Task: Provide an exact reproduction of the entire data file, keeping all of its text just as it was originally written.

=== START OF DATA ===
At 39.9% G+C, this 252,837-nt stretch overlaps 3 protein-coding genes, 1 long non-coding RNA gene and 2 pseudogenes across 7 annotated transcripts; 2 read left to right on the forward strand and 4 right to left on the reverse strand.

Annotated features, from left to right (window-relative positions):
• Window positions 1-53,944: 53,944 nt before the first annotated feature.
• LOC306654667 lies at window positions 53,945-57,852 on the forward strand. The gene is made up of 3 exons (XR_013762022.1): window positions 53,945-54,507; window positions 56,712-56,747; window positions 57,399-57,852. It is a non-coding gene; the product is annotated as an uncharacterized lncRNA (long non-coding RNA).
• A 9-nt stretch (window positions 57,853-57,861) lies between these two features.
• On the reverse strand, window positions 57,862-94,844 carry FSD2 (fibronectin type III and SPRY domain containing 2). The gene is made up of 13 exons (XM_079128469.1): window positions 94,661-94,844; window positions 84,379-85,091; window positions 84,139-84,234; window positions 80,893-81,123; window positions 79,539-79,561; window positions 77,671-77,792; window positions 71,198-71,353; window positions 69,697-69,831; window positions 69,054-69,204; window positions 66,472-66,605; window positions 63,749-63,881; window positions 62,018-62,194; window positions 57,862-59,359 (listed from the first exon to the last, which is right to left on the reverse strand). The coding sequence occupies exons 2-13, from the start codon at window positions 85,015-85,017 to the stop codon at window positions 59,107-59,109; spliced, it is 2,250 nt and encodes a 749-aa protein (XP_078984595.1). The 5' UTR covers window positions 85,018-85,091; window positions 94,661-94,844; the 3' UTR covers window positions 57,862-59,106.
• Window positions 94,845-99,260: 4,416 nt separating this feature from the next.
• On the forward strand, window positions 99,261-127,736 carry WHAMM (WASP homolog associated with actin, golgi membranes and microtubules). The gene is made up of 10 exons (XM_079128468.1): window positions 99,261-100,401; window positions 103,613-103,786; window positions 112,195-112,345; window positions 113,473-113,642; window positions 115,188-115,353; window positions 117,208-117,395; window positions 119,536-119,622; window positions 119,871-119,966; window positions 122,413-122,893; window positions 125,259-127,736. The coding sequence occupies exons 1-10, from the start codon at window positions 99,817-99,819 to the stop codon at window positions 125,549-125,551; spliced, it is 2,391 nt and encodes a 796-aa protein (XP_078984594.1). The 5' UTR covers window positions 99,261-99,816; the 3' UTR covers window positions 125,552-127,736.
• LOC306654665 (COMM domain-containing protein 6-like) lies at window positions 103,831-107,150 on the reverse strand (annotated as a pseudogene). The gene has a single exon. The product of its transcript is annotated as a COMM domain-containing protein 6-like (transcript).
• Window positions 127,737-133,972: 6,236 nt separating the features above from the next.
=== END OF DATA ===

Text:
At 39.9% G+C, this 252,837-nt stretch overlaps 3 protein-coding genes, 1 long non-coding RNA gene and 2 pseudogenes across 7 annotated transcripts; 2 read left to right on the forward strand and 4 right to left on the reverse strand.

Annotated features, from left to right (window-relative positions):
• Window positions 1-53,944: 53,944 nt before the first annotated feature.
• LOC306654667 lies at window positions 53,945-57,852 on the forward strand. The gene is made up of 3 exons (XR_013762022.1): window positions 53,945-54,507; window positions 56,712-56,747; window positions 57,399-57,852. It is a non-coding gene; the product is annotated as an uncharacterized lncRNA (long non-coding RNA).
• A 9-nt stretch (window positions 57,853-57,861) lies between these two features.
• On the reverse strand, window positions 57,862-94,844 carry FSD2 (fibronectin type III and SPRY domain containing 2). The gene is made up of 13 exons (XM_079128469.1): window positions 94,661-94,844; window positions 84,379-85,091; window positions 84,139-84,234; window positions 80,893-81,123; window positions 79,539-79,561; window positions 77,671-77,792; window positions 71,198-71,353; window positions 69,697-69,831; window positions 69,054-69,204; window positions 66,472-66,605; window positions 63,749-63,881; window positions 62,018-62,194; window positions 57,862-59,359 (listed from the first exon to the last, which is right to left on the reverse strand). The coding sequence occupies exons 2-13, from the start codon at window positions 85,015-85,017 to the stop codon at window positions 59,107-59,109; spliced, it is 2,250 nt and encodes a 749-aa protein (XP_078984595.1). The 5' UTR covers window positions 85,018-85,091; window positions 94,661-94,844; the 3' UTR covers window positions 57,862-59,106.
• Window positions 94,845-99,260: 4,416 nt separating this feature from the next.
• On the forward strand, window positions 99,261-127,736 carry WHAMM (WASP homolog associated with actin, golgi membranes and microtubules). The gene is made up of 10 exons (XM_079128468.1): window positions 99,261-100,401; window positions 103,613-103,786; window positions 112,195-112,345; window positions 113,473-113,642; window positions 115,188-115,353; window positions 117,208-117,395; window positions 119,536-119,622; window positions 119,871-119,966; window positions 122,413-122,893; window positions 125,259-127,736. The coding sequence occupies exons 1-10, from the start codon at window positions 99,817-99,819 to the stop codon at window positions 125,549-125,551; spliced, it is 2,391 nt and encodes a 796-aa protein (XP_078984594.1). The 5' UTR covers window positions 99,261-99,816; the 3' UTR covers window positions 125,552-127,736.
• LOC306654665 (COMM domain-containing protein 6-like) lies at window positions 103,831-107,150 on the reverse strand (annotated as a pseudogene). The gene has a single exon. The product of its transcript is annotated as a COMM domain-containing protein 6-like (transcript).
• Window positions 127,737-133,972: 6,236 nt separating the features above from the next.